The Right Connections
All streaming media devices have built-in WiFi, and some have an Ethernet jack for a wired connection to a modem or router. All can hook up to TVs via HDMI connections, but only a few have analog-video connections for use with older TVs that lack an HDMI input. Some include a USB port for playing your own media, such as music and photos, through the device. A DLNA (Digital Living Network Alliance) label means the device can access content—such as movies, videos, and photos—from other devices on the same network.

Organized Apps
As more channels become available on these devices, the ability to reorder (or delete) apps and customize your home screen is a plus. It helps you avoid scrolling through seldom used options.

Universal Search
We prefer devices that can search across multiple services to find shows, without favoring one service over another.

Dual-Band WiFi
A streaming device with dual-band WiFi can help performance by relegating video streaming to the higher 5-GHz frequency band, sidestepping possible interference with other devices in the home, such as cordless phones and microwaves, that operate on the 2.4-GHz frequency. Some newer models now support the 802.11ac standard, which has the potential to deliver stronger, faster signals, but only if your wireless router also supports it.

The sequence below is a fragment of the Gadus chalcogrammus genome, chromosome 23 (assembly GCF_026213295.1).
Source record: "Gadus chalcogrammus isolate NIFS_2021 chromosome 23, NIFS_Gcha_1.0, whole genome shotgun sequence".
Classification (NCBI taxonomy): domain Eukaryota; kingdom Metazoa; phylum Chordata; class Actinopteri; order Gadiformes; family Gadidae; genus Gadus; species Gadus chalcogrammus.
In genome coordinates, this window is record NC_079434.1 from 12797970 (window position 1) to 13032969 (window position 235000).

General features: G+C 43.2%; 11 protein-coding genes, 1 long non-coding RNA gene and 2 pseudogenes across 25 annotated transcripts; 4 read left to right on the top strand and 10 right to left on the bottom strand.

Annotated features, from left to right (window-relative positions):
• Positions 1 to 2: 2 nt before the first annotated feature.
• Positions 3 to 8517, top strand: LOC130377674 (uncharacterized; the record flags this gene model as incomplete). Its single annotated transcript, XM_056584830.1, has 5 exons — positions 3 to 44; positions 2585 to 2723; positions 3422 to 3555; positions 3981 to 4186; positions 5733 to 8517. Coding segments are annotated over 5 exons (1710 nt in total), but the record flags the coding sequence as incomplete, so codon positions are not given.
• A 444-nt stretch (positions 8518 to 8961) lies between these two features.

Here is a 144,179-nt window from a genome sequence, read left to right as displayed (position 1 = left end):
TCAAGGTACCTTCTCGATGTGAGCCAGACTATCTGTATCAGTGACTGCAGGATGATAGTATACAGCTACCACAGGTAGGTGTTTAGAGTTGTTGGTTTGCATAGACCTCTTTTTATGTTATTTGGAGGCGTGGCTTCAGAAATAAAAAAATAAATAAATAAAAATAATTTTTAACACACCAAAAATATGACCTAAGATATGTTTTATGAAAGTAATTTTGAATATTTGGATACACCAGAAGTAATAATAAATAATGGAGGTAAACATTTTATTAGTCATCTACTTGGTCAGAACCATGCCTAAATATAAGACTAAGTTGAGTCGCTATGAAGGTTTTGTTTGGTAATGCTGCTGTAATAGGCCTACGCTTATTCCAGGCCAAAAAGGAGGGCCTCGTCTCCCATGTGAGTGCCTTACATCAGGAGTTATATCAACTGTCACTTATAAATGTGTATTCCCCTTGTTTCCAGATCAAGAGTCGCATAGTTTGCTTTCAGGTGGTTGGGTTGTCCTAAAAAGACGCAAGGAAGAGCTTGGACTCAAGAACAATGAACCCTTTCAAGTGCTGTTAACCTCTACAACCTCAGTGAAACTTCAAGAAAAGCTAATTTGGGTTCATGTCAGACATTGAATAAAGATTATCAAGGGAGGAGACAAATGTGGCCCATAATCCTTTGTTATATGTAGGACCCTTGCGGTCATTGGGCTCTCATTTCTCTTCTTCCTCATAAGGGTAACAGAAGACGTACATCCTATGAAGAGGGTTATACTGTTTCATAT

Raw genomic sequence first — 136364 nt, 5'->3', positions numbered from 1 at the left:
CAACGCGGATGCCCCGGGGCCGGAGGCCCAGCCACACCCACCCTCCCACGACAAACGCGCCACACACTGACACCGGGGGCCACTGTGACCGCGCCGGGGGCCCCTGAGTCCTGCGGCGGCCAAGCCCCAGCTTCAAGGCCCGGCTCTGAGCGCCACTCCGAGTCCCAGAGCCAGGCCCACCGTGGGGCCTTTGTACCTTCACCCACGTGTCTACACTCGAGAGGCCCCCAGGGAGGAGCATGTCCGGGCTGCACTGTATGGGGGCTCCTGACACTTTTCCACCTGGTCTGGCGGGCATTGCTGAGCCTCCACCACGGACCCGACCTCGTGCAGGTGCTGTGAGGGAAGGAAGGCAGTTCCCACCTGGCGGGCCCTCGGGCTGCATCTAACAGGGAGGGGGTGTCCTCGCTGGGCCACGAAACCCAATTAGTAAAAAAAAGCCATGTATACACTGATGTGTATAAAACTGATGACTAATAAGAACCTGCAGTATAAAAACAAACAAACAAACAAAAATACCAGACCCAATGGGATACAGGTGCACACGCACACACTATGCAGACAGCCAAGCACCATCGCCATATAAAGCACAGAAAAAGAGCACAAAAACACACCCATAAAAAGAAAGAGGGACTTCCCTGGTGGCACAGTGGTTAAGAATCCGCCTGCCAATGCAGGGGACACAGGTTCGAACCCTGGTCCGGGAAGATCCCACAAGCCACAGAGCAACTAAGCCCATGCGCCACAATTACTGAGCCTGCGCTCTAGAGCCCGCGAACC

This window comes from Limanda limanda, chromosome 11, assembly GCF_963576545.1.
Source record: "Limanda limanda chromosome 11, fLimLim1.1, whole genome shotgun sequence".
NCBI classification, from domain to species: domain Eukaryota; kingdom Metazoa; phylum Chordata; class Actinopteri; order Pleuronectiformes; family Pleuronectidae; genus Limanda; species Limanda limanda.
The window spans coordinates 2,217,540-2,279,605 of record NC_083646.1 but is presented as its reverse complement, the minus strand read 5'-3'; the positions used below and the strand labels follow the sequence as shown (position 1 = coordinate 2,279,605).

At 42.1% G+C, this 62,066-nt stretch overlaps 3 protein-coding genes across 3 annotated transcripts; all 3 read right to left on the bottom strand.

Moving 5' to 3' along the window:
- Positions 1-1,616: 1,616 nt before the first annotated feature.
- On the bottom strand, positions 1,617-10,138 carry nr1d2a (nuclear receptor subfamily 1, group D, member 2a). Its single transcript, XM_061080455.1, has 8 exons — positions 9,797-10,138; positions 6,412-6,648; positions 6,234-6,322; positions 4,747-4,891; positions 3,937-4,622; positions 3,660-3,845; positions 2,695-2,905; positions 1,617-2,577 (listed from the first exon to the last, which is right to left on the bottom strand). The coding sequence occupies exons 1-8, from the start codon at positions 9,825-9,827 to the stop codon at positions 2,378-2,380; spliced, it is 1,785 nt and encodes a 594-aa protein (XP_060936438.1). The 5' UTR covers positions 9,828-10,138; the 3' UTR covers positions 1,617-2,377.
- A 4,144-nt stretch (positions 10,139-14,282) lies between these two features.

Well-Designed Remotes
Some models come with remotes with embedded microphones, so you can search using voice terms, which is easier than typing using an onscreen keyboard. Dedicated buttons for the most used services allows for easy access. Backlit buttons come in handy on family movie night. Some devices, including Chromecast, have no remote and are controlled via an app downloaded to a mobile device such as a phone, tablet, or laptop.

Picking the Right Streaming Service

New online streaming services offer unprecedented viewing options. There are basically two ways to go: all-you-can-eat subscription services that offer unlimited streaming for a monthly subscription, typically around $8 to $12 per month; and pay-per-view services, where you rent or buy individual movies or shows on an à la carte basis. There are now also several cable-replacement services—such as DirecTV Now, Hulu With Live TV, Sling TV, Sony PlayStation Vue, and YouTube TV—that offer a cablelike package of programming that can cost anywhere from $20 to $70 per month.